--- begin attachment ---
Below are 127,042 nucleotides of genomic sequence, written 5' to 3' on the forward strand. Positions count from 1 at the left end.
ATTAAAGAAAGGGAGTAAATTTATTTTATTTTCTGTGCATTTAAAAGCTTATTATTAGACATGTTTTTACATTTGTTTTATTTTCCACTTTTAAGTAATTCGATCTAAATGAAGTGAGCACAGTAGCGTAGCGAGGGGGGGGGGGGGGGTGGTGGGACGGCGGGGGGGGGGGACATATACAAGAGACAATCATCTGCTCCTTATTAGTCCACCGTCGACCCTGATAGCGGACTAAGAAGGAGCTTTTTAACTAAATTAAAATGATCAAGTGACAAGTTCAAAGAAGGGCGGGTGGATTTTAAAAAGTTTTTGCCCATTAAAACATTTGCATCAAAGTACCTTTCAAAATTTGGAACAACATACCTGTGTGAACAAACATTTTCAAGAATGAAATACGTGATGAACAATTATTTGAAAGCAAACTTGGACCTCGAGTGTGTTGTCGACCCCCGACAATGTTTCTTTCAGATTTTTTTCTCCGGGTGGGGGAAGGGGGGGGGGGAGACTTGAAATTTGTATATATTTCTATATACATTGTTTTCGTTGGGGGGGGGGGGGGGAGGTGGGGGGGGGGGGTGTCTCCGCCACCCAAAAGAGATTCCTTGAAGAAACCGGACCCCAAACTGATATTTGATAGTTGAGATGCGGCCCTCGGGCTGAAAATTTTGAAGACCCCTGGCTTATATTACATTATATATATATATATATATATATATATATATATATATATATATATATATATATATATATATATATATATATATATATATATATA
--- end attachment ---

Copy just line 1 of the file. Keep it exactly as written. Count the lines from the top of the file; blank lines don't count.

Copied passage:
Below are 127,042 nucleotides of genomic sequence, written 5' to 3' on the forward strand. Positions count from 1 at the left end.